deCODE study highlights the important role of genes in nurture
In a study published tomorrow, researchers at deCODE genetics demonstrate that parental genes, both those that are transmitted to the child and those not transmitted, can affect the child's fate through their impact on the parents and the kind of nurturing they provide. The researchers call this phenomenon "genetic nurture."
Genetic nurturing not only plays an important role in traits such as educational attainment and the age when a person has his/her first child, it also affects health- and nutrition- related traits such as height, HDL levels, and number of cigarettes smoked. Interestingly, but maybe not surprisingly, the magnitude of genetic nurturing effects from fathers and mothers differ for some traits. Moreover, one can also be affected by genetic nurturing from siblings and other relatives. These results can reframe the discussion of nature versus nurture and lead to a deeper appreciation of the evolutionary success of nurturing in humans and other species.
It is also important to note that many of the recent genetic association studies focused on the transmitted alleles only. In light of the results here, it has to be recognized that, in general, their effect estimates captured both direct genetic effects and genetic nurturing effects. The existence of genetic nurture is also relevant to how heritability should be defined and estimated, e.g. whether genetic nurturing effect should be incorporated, and consequentially related to the issue of "missing heritability" that has been a concern of scientists for more than a decade.
Methodologically, this study differs from most large-scale genetic studies published recently in that it employs only probands (the children) who have at least one parent genotyped. By comparing the effects of the transmitted and non-transmitted alleles, direct genetic effects and genetic nurturing effects can be separated from each other. "The nature of nurture: Effects of parental genotypes" is published 26 January in Science.
"The discussion of nature (genes) versus nurture is often framed so that the two factors are treated as, if not competitive, independent forces. This study illustrates that not only do genes and nurture often work hand in hand, there is a genetic basis to nurture. For a substantial fraction of the lifespan of a human being, it is nearly completely dependent on the parents for survival. Thus it should not be a surprise that genes would evolve to have their influence expanded through nurture," noted Augustine Kong, the first author of the paper. He also lamented that: "Having little interest in social science before, this research drastically changed my outlook, particularly regarding my appreciation for the importance of family."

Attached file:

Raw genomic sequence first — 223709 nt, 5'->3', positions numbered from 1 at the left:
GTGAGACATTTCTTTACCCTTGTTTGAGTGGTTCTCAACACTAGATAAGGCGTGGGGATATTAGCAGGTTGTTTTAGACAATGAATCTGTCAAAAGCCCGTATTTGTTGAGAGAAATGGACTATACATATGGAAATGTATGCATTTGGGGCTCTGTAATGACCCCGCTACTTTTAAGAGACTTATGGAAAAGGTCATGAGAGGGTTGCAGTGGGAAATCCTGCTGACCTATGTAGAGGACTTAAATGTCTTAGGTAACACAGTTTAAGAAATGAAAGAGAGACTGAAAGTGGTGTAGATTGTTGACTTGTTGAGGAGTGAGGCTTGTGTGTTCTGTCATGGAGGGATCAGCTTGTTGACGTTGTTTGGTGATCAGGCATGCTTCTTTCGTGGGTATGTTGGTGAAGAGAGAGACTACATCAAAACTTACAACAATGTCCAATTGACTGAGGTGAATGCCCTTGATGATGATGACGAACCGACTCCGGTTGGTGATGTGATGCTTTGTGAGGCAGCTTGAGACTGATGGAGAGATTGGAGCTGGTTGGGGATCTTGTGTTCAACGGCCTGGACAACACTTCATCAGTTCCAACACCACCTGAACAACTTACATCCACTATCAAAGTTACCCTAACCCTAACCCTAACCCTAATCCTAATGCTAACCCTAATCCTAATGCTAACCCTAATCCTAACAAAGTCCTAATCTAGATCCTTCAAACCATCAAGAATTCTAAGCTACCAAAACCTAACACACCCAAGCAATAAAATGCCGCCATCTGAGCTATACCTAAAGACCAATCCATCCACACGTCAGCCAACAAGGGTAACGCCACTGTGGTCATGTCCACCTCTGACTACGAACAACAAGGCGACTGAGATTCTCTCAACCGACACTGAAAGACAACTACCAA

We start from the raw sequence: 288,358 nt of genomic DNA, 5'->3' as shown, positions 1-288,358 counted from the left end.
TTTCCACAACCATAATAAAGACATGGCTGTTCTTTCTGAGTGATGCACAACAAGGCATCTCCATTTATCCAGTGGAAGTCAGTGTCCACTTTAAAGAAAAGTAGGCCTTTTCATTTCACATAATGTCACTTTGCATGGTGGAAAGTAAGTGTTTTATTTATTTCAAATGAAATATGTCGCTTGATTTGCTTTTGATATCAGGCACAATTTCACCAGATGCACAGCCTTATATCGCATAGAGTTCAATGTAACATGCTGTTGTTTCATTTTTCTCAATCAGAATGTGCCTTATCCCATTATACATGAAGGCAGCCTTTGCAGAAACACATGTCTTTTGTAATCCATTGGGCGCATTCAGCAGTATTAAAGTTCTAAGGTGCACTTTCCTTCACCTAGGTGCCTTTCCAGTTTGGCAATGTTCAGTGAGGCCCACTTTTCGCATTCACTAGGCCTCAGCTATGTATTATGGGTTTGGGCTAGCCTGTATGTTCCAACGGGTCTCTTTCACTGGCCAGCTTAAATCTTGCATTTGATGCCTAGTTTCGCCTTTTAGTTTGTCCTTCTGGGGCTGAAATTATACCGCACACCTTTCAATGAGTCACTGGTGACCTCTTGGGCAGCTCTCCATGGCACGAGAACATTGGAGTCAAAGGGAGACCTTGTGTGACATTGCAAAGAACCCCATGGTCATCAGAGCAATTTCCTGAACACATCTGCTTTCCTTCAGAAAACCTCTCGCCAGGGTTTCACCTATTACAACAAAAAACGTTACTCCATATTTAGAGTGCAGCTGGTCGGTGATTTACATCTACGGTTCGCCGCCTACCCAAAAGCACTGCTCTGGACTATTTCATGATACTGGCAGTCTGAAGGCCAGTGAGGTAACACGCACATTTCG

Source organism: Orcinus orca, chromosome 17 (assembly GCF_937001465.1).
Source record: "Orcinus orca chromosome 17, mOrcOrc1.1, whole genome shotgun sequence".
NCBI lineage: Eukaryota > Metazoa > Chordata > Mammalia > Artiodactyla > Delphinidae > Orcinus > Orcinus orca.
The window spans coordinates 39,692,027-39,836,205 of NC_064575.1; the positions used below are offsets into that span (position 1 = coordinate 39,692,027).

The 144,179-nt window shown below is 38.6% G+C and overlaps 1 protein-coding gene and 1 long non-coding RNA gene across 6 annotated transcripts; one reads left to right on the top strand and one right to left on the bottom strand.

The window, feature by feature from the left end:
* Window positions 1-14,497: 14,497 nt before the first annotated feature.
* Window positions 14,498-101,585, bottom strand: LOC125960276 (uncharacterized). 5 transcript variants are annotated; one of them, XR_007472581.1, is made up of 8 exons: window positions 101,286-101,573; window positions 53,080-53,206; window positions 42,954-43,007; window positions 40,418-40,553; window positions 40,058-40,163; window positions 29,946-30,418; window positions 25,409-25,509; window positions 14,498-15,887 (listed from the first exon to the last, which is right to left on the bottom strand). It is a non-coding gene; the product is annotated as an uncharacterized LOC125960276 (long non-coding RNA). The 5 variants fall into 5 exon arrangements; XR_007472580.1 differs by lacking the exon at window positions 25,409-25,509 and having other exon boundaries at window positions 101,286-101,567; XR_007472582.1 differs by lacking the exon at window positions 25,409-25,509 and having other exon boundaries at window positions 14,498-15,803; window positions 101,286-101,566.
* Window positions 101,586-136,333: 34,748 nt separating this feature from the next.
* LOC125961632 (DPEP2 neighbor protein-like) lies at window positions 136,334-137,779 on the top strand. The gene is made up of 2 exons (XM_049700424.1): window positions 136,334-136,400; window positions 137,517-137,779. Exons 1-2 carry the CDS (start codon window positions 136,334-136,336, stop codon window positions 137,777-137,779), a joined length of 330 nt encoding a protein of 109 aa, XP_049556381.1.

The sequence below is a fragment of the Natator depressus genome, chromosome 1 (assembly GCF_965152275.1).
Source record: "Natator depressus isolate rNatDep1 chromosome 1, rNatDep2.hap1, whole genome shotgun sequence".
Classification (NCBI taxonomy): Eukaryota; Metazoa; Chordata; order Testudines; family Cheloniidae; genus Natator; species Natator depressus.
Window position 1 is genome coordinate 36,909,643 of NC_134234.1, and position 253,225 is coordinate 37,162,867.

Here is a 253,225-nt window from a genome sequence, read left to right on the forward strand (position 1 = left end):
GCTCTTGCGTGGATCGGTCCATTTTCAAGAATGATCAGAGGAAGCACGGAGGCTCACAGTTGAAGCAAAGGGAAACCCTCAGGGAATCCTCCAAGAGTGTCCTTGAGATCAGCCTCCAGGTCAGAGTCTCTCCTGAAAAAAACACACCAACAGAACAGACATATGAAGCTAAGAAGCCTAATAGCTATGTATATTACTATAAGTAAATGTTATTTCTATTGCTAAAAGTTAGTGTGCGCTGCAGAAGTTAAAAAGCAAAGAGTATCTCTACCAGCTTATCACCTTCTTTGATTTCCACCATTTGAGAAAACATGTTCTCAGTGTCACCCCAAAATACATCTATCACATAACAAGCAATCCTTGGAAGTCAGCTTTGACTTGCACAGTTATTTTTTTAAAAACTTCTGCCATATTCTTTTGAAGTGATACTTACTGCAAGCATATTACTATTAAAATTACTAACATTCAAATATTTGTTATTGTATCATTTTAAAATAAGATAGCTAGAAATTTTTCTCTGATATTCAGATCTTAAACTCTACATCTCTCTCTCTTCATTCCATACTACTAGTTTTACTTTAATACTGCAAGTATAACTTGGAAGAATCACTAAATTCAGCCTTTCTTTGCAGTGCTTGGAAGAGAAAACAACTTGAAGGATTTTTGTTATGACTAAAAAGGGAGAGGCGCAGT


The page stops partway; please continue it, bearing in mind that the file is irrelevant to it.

"Understanding the function of the brain remains a great challenge for genetics and biology. The propensity to nurture is a defining trait for a person that is inseparable from the brain, and yet it is most difficult to measure or quantify. Identifying sequence variants that contribute to nurture can thus be an important step towards the understanding of the workings of the human brain and what makes human human," said Kari Stefansson, CEO of deCODE and a corresponding author of the paper. He also noted that "Despite the treasure trove of gene discoveries made though non-family-based association studies in the last decade or so, the results here are a reminder that, without family data, the story can often be, if not distorted, incomplete."
This study leverages deCODE's unique genetics resources in Iceland. In particular, over one-half of the nation is genotyped together with rich phenotypic/trait information. Most importantly, each of the genotyped persons has on average approximately one parent also genotyped, a feature that made the current study possible.